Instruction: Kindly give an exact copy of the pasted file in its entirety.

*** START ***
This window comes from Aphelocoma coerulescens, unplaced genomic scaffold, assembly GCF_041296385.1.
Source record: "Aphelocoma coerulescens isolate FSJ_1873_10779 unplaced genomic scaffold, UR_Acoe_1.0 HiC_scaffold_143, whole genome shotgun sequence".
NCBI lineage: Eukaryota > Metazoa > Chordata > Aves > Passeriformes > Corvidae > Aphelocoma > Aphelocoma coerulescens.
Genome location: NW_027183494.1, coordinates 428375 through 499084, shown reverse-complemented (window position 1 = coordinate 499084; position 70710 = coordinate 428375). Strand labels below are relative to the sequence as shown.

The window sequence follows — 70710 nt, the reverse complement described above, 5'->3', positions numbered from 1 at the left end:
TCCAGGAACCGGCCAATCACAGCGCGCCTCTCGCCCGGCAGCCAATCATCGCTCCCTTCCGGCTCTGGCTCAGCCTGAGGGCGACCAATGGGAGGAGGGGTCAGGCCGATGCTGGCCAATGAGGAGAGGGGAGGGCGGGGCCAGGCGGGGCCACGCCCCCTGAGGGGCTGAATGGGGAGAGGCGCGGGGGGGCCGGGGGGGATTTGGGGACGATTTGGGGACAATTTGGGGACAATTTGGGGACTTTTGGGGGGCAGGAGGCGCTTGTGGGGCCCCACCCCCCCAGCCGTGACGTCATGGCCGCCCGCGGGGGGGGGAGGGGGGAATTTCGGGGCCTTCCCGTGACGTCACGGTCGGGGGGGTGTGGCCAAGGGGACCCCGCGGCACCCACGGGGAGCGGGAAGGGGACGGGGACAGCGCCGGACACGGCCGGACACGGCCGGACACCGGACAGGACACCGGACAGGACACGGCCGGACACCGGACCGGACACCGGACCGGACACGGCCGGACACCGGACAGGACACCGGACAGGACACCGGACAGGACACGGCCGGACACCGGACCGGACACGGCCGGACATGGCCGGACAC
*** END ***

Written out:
This window comes from Aphelocoma coerulescens, unplaced genomic scaffold, assembly GCF_041296385.1.
Source record: "Aphelocoma coerulescens isolate FSJ_1873_10779 unplaced genomic scaffold, UR_Acoe_1.0 HiC_scaffold_143, whole genome shotgun sequence".
NCBI lineage: Eukaryota > Metazoa > Chordata > Aves > Passeriformes > Corvidae > Aphelocoma > Aphelocoma coerulescens.
Genome location: NW_027183494.1, coordinates 428375 through 499084, shown reverse-complemented (window position 1 = coordinate 499084; position 70710 = coordinate 428375). Strand labels below are relative to the sequence as shown.

The window sequence follows — 70710 nt, the reverse complement described above, 5'->3', positions numbered from 1 at the left end:
TCCAGGAACCGGCCAATCACAGCGCGCCTCTCGCCCGGCAGCCAATCATCGCTCCCTTCCGGCTCTGGCTCAGCCTGAGGGCGACCAATGGGAGGAGGGGTCAGGCCGATGCTGGCCAATGAGGAGAGGGGAGGGCGGGGCCAGGCGGGGCCACGCCCCCTGAGGGGCTGAATGGGGAGAGGCGCGGGGGGGCCGGGGGGGATTTGGGGACGATTTGGGGACAATTTGGGGACAATTTGGGGACTTTTGGGGGGCAGGAGGCGCTTGTGGGGCCCCACCCCCCCAGCCGTGACGTCATGGCCGCCCGCGGGGGGGGGAGGGGGGAATTTCGGGGCCTTCCCGTGACGTCACGGTCGGGGGGGTGTGGCCAAGGGGACCCCGCGGCACCCACGGGGAGCGGGAAGGGGACGGGGACAGCGCCGGACACGGCCGGACACGGCCGGACACCGGACAGGACACCGGACAGGACACGGCCGGACACCGGACCGGACACCGGACCGGACACGGCCGGACACCGGACAGGACACCGGACAGGACACCGGACAGGACACGGCCGGACACCGGACCGGACACGGCCGGACATGGCCGGACAC